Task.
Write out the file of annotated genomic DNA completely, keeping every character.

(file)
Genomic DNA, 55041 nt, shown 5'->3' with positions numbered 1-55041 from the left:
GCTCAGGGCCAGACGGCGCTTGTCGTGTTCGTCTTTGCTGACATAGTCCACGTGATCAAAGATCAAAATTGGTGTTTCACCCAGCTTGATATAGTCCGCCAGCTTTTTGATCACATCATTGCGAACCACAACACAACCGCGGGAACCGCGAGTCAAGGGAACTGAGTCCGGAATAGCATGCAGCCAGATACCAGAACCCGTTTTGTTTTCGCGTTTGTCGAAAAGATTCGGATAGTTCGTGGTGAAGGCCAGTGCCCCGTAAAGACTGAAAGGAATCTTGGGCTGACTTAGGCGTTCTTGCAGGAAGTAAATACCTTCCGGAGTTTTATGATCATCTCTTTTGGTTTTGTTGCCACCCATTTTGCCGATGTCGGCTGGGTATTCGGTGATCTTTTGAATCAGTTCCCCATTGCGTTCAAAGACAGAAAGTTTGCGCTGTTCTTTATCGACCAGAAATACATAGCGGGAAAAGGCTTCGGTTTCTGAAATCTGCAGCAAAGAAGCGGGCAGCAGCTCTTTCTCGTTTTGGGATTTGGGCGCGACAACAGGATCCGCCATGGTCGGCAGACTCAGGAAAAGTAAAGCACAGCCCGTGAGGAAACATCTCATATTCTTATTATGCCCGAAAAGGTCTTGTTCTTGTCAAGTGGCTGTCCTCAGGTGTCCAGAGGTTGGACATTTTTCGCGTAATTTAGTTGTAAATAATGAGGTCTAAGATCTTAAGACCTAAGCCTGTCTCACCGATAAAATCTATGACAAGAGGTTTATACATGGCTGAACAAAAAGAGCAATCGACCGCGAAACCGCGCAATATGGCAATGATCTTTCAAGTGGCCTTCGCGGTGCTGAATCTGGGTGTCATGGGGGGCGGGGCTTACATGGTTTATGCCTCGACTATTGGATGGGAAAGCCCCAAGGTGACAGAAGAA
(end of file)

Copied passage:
Genomic DNA, 55041 nt, shown 5'->3' with positions numbered 1-55041 from the left:
GCTCAGGGCCAGACGGCGCTTGTCGTGTTCGTCTTTGCTGACATAGTCCACGTGATCAAAGATCAAAATTGGTGTTTCACCCAGCTTGATATAGTCCGCCAGCTTTTTGATCACATCATTGCGAACCACAACACAACCGCGGGAACCGCGAGTCAAGGGAACTGAGTCCGGAATAGCATGCAGCCAGATACCAGAACCCGTTTTGTTTTCGCGTTTGTCGAAAAGATTCGGATAGTTCGTGGTGAAGGCCAGTGCCCCGTAAAGACTGAAAGGAATCTTGGGCTGACTTAGGCGTTCTTGCAGGAAGTAAATACCTTCCGGAGTTTTATGATCATCTCTTTTGGTTTTGTTGCCACCCATTTTGCCGATGTCGGCTGGGTATTCGGTGATCTTTTGAATCAGTTCCCCATTGCGTTCAAAGACAGAAAGTTTGCGCTGTTCTTTATCGACCAGAAATACATAGCGGGAAAAGGCTTCGGTTTCTGAAATCTGCAGCAAAGAAGCGGGCAGCAGCTCTTTCTCGTTTTGGGATTTGGGCGCGACAACAGGATCCGCCATGGTCGGCAGACTCAGGAAAAGTAAAGCACAGCCCGTGAGGAAACATCTCATATTCTTATTATGCCCGAAAAGGTCTTGTTCTTGTCAAGTGGCTGTCCTCAGGTGTCCAGAGGTTGGACATTTTTCGCGTAATTTAGTTGTAAATAATGAGGTCTAAGATCTTAAGACCTAAGCCTGTCTCACCGATAAAATCTATGACAAGAGGTTTATACATGGCTGAACAAAAAGAGCAATCGACCGCGAAACCGCGCAATATGGCAATGATCTTTCAAGTGGCCTTCGCGGTGCTGAATCTGGGTGTCATGGGGGGCGGGGCTTACATGGTTTATGCCTCGACTATTGGATGGGAAAGCCCCAAGGTGACAGAAGAA